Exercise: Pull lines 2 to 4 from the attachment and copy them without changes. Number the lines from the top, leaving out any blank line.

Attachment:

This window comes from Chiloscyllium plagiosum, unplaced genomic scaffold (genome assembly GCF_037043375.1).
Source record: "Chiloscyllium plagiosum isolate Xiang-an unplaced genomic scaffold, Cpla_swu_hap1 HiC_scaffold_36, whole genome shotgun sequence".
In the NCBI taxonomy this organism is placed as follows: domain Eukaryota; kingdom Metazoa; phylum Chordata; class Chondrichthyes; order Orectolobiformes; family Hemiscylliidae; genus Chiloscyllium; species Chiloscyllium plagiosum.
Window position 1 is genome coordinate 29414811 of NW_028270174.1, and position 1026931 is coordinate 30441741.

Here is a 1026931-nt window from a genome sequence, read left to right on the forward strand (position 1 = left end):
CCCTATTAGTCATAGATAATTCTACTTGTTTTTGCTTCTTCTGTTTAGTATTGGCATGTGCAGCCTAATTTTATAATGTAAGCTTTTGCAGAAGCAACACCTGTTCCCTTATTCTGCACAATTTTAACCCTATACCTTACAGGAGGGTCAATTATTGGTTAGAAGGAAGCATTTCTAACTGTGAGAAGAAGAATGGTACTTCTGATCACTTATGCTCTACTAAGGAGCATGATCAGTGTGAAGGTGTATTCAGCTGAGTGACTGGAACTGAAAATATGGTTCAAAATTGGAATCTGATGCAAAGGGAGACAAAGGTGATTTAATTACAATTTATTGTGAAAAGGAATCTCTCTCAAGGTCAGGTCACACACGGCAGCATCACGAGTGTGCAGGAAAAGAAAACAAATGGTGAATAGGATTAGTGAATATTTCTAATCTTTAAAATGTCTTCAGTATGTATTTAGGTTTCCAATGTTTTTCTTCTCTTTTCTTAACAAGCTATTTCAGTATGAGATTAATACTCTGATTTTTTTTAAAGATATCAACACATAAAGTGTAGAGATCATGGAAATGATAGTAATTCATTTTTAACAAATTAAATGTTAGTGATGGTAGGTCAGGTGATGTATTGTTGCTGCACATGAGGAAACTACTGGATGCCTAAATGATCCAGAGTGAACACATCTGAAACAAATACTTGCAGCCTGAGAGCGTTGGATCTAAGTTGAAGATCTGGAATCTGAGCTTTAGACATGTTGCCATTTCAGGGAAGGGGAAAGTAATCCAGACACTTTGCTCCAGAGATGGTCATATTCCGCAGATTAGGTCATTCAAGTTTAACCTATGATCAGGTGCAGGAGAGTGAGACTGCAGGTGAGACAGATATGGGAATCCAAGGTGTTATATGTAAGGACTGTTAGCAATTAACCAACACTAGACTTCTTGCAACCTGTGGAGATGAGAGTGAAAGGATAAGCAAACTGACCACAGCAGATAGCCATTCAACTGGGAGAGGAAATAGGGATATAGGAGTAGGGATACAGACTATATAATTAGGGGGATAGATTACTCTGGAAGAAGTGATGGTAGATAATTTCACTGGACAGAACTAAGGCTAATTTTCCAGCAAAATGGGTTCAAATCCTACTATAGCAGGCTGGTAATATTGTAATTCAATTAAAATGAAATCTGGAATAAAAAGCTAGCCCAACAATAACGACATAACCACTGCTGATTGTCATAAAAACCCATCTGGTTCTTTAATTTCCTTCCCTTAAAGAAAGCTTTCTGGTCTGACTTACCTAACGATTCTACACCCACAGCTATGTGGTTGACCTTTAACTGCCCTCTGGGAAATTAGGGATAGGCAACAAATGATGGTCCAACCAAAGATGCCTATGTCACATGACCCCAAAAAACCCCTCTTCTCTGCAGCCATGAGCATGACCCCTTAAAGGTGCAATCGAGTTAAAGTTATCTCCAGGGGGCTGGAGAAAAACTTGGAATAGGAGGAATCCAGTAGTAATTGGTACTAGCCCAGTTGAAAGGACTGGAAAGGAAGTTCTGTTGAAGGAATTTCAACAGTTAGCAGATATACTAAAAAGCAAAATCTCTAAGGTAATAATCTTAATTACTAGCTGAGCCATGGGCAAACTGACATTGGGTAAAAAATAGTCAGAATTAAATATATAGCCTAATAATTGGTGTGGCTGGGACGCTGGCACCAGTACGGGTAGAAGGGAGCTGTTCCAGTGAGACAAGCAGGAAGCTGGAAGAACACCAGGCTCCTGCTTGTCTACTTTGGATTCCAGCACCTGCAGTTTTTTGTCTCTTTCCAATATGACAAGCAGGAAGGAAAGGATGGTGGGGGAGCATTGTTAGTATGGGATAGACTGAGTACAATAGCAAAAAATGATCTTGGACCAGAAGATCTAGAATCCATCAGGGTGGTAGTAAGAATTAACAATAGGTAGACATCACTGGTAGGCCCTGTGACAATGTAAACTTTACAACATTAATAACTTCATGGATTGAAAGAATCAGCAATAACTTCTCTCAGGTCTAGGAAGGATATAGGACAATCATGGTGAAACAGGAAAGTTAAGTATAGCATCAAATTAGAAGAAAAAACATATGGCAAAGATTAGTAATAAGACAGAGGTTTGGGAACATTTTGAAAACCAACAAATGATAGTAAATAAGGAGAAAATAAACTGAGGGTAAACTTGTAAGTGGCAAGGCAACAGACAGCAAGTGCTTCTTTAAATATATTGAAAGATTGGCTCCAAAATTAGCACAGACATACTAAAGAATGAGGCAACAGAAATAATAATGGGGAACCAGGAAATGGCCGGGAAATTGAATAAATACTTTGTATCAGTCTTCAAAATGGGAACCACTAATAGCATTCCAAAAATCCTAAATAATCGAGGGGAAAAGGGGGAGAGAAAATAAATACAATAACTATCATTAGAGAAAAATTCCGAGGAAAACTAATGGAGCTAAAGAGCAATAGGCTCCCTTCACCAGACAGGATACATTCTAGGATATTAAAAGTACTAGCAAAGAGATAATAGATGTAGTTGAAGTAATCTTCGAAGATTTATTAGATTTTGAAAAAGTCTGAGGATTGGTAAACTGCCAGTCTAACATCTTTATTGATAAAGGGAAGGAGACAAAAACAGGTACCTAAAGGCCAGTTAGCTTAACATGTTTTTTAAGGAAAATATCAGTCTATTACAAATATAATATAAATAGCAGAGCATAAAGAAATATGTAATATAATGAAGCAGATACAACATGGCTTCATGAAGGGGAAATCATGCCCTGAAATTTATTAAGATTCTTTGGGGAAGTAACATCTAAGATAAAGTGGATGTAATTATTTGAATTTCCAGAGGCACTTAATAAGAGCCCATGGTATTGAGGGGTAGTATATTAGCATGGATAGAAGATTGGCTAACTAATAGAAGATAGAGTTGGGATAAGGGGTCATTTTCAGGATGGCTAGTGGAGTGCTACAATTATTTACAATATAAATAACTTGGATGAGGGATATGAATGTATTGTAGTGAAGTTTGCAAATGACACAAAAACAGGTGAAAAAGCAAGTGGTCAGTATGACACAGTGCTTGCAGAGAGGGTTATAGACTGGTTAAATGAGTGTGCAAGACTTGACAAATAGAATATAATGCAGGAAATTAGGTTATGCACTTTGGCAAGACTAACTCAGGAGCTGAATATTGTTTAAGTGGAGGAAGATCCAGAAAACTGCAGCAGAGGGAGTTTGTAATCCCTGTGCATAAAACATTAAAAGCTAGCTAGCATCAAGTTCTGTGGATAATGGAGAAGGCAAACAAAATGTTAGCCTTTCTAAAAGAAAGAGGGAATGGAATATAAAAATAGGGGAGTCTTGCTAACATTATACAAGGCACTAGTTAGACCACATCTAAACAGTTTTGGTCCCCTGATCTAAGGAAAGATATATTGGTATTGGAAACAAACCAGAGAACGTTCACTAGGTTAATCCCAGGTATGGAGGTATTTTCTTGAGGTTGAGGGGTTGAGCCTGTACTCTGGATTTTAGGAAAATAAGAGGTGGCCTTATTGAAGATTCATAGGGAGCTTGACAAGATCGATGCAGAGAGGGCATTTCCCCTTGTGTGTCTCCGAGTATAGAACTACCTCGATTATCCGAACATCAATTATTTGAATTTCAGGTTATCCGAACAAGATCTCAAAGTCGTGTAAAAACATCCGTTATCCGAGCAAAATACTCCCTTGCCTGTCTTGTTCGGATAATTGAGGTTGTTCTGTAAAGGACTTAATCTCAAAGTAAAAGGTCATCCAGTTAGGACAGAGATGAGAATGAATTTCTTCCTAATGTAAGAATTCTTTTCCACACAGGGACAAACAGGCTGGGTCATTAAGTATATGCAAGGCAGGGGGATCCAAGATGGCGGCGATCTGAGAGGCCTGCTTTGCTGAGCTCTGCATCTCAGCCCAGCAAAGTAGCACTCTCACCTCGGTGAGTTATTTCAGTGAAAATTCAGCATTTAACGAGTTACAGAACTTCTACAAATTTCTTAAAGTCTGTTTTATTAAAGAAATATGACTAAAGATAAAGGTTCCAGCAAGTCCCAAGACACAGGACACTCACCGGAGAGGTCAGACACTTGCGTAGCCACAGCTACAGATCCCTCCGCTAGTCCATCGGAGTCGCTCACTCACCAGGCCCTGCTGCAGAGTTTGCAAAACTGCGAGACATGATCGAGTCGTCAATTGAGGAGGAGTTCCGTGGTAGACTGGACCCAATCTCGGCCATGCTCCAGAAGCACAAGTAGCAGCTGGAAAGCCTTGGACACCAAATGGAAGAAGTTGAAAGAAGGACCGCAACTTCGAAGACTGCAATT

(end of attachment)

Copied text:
Source record: "Chiloscyllium plagiosum isolate Xiang-an unplaced genomic scaffold, Cpla_swu_hap1 HiC_scaffold_36, whole genome shotgun sequence".
In the NCBI taxonomy this organism is placed as follows: domain Eukaryota; kingdom Metazoa; phylum Chordata; class Chondrichthyes; order Orectolobiformes; family Hemiscylliidae; genus Chiloscyllium; species Chiloscyllium plagiosum.
Window position 1 is genome coordinate 29414811 of NW_028270174.1, and position 1026931 is coordinate 30441741.